So, I skip on over to, sign myself up in two minutes, complete the registration for the Superclub card and away I go.

The process is quite straight forward. Shop by department or browse through categorised special offers. Or if you’re feeling adventurous, go for one of their pre-made shopping lists (e.g. New Mum & Baby, Organic, Superior Quality etc.). So I begin to browse, working my way through fruit & veg, meats, groceries, going for what’s tried and trusted or what usually forms part of the weekly-ish shopping.

Superquinn shopping basket (online)

The layout is as you would expect, and want, to find. Each item displayed gets a box or product shot, the price and choice to add to basket. Once you’ve got the product in the basket you’re able to add notes to yourself or add it to your favourite items, remembered for the next time you shop. Dig a little deeper into the product itself and you’ll get full description, serving suggestions, cooking instructions, ingredients and nutrition information.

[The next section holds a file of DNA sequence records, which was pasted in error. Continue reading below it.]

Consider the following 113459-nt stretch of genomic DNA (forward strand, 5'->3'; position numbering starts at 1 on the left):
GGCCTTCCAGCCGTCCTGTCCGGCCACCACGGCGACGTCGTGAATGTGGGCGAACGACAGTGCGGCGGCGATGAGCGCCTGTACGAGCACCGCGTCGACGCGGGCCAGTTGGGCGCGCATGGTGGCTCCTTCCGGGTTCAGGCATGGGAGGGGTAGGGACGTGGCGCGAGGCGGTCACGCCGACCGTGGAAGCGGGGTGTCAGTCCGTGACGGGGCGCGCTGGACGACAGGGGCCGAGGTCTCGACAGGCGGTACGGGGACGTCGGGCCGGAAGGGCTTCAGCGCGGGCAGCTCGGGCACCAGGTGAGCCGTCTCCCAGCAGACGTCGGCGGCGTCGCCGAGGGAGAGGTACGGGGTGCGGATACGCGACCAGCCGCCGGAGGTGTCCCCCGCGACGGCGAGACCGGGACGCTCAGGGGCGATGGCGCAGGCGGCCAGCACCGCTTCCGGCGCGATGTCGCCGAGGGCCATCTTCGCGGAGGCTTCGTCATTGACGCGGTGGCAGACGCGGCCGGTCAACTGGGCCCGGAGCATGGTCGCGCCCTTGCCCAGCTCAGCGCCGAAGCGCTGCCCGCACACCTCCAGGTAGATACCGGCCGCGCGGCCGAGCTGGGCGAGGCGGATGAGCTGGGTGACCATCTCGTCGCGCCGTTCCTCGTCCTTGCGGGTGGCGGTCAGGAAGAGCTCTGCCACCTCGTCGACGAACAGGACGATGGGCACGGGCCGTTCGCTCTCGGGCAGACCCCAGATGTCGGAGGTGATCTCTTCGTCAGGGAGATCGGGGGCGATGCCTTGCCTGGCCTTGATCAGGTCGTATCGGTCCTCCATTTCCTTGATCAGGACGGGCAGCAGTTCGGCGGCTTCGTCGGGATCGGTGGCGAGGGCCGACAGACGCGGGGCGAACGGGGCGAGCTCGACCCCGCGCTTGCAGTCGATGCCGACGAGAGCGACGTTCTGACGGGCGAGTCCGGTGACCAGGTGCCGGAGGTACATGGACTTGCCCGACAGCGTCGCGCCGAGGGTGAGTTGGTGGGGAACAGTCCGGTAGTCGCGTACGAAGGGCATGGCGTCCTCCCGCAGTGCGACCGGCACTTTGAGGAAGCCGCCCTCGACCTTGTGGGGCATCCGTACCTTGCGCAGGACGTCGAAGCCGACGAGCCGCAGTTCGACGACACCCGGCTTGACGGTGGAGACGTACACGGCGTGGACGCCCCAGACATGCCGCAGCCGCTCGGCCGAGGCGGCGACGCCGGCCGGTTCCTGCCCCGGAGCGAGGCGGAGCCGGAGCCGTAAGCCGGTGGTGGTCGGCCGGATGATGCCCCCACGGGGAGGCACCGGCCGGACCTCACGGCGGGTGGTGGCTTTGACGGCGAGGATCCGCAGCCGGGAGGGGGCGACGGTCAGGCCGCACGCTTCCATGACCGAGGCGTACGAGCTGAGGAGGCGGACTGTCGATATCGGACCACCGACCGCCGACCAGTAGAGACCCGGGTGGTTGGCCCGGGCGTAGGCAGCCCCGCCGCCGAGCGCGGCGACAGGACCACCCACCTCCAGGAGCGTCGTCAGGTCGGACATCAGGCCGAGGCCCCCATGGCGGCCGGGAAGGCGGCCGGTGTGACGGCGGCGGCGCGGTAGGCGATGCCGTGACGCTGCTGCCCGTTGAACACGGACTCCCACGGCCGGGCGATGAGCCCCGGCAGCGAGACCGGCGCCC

You’re also able to add product-specific notes to your personal shopper (assuming this is the person who will be filling your shopping from the store), including whether you would like an item substituted or not.

Skip to the end and within that 17 minute window I’ve completed my weekly shopping, picked my delivery window of 10:30-12:30 tomorrow (Tuesday) – as opposed to a “click and collect” service – and managed to squeeze in eevrything I wanted, and delivery, for an estimated €51.02. Payment options are available for both credit and laser cards. It says estimated, I guess, to allow for substitution or non-substitution, as the case may be, of items on your shopping list. The full shopping list is stored online and emailed direct to your account and I’ll be checking it against the arrival tomorrow.

Why I’ve not opted to food-shop online before I’m not sure but if anything, I managed to stick to the budget (plus or minus a euro) and likely got an hour back in the day for the time spent online. With the list saved for next week’s shopping, barring any small changes, I would imagine there would be more time saved in the day.

I’ll follow up with a part two tomorrow, providing the shopping arrives when it says it should…